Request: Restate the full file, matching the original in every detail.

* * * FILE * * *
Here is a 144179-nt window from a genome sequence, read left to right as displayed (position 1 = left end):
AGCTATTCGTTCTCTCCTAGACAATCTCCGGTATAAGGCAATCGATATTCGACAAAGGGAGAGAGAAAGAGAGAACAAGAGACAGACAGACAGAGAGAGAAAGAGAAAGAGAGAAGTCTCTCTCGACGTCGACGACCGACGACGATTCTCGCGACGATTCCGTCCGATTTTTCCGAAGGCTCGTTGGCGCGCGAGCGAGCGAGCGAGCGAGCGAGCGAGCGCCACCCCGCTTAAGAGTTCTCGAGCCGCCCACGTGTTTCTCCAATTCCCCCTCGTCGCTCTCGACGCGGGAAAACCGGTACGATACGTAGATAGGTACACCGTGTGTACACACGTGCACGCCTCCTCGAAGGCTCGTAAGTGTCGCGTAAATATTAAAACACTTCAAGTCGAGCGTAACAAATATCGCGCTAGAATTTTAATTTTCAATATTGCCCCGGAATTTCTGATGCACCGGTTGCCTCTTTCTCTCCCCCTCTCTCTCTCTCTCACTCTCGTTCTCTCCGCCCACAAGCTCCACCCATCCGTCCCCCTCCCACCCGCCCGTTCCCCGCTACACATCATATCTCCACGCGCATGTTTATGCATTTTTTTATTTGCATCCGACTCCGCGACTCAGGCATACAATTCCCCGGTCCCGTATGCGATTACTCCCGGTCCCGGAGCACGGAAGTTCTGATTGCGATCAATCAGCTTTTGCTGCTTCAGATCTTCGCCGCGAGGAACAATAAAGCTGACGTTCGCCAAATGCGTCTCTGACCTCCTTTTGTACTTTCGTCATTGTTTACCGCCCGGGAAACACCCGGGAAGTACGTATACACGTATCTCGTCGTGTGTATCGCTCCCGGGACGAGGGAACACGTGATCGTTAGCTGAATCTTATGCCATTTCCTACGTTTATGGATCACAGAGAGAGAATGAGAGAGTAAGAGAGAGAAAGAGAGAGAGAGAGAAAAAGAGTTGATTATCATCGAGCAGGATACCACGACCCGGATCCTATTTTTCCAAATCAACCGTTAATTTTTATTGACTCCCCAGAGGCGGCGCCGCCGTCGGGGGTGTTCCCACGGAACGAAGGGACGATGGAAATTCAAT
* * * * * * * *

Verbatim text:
Here is a 144179-nt window from a genome sequence, read left to right as displayed (position 1 = left end):
AGCTATTCGTTCTCTCCTAGACAATCTCCGGTATAAGGCAATCGATATTCGACAAAGGGAGAGAGAAAGAGAGAACAAGAGACAGACAGACAGAGAGAGAAAGAGAAAGAGAGAAGTCTCTCTCGACGTCGACGACCGACGACGATTCTCGCGACGATTCCGTCCGATTTTTCCGAAGGCTCGTTGGCGCGCGAGCGAGCGAGCGAGCGAGCGAGCGAGCGCCACCCCGCTTAAGAGTTCTCGAGCCGCCCACGTGTTTCTCCAATTCCCCCTCGTCGCTCTCGACGCGGGAAAACCGGTACGATACGTAGATAGGTACACCGTGTGTACACACGTGCACGCCTCCTCGAAGGCTCGTAAGTGTCGCGTAAATATTAAAACACTTCAAGTCGAGCGTAACAAATATCGCGCTAGAATTTTAATTTTCAATATTGCCCCGGAATTTCTGATGCACCGGTTGCCTCTTTCTCTCCCCCTCTCTCTCTCTCTCACTCTCGTTCTCTCCGCCCACAAGCTCCACCCATCCGTCCCCCTCCCACCCGCCCGTTCCCCGCTACACATCATATCTCCACGCGCATGTTTATGCATTTTTTTATTTGCATCCGACTCCGCGACTCAGGCATACAATTCCCCGGTCCCGTATGCGATTACTCCCGGTCCCGGAGCACGGAAGTTCTGATTGCGATCAATCAGCTTTTGCTGCTTCAGATCTTCGCCGCGAGGAACAATAAAGCTGACGTTCGCCAAATGCGTCTCTGACCTCCTTTTGTACTTTCGTCATTGTTTACCGCCCGGGAAACACCCGGGAAGTACGTATACACGTATCTCGTCGTGTGTATCGCTCCCGGGACGAGGGAACACGTGATCGTTAGCTGAATCTTATGCCATTTCCTACGTTTATGGATCACAGAGAGAGAATGAGAGAGTAAGAGAGAGAAAGAGAGAGAGAGAGAAAAAGAGTTGATTATCATCGAGCAGGATACCACGACCCGGATCCTATTTTTCCAAATCAACCGTTAATTTTTATTGACTCCCCAGAGGCGGCGCCGCCGTCGGGGGTGTTCCCACGGAACGAAGGGACGATGGAAATTCAAT